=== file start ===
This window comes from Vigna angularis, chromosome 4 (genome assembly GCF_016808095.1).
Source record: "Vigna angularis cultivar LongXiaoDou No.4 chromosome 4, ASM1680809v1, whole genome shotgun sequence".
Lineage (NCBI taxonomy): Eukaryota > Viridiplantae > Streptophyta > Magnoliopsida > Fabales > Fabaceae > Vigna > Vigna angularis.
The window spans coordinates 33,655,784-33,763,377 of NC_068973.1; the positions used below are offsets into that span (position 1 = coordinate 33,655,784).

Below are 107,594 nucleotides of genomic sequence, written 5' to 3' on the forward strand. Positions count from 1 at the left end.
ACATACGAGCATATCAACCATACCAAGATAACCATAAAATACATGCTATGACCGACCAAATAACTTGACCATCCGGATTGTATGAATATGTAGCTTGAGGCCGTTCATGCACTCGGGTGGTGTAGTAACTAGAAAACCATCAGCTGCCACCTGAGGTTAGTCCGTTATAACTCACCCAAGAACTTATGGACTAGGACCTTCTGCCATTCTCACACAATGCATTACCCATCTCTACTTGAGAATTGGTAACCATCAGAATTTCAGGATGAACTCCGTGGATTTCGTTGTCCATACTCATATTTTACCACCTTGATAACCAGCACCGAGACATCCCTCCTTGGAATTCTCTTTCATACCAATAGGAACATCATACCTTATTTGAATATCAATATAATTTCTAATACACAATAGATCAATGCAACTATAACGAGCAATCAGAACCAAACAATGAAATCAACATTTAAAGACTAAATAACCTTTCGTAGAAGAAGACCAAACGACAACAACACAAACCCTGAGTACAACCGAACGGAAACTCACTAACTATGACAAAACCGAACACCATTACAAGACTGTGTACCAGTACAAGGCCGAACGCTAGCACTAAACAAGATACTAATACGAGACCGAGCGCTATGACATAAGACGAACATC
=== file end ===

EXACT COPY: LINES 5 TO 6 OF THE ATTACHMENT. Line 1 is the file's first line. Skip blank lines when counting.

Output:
Below are 107,594 nucleotides of genomic sequence, written 5' to 3' on the forward strand. Positions count from 1 at the left end.
ACATACGAGCATATCAACCATACCAAGATAACCATAAAATACATGCTATGACCGACCAAATAACTTGACCATCCGGATTGTATGAATATGTAGCTTGAGGCCGTTCATGCACTCGGGTGGTGTAGTAACTAGAAAACCATCAGCTGCCACCTGAGGTTAGTCCGTTATAACTCACCCAAGAACTTATGGACTAGGACCTTCTGCCATTCTCACACAATGCATTACCCATCTCTACTTGAGAATTGGTAACCATCAGAATTTCAGGATGAACTCCGTGGATTTCGTTGTCCATACTCATATTTTACCACCTTGATAACCAGCACCGAGACATCCCTCCTTGGAATTCTCTTTCATACCAATAGGAACATCATACCTTATTTGAATATCAATATAATTTCTAATACACAATAGATCAATGCAACTATAACGAGCAATCAGAACCAAACAATGAAATCAACATTTAAAGACTAAATAACCTTTCGTAGAAGAAGACCAAACGACAACAACACAAACCCTGAGTACAACCGAACGGAAACTCACTAACTATGACAAAACCGAACACCATTACAAGACTGTGTACCAGTACAAGGCCGAACGCTAGCACTAAACAAGATACTAATACGAGACCGAGCGCTATGACATAAGACGAACATC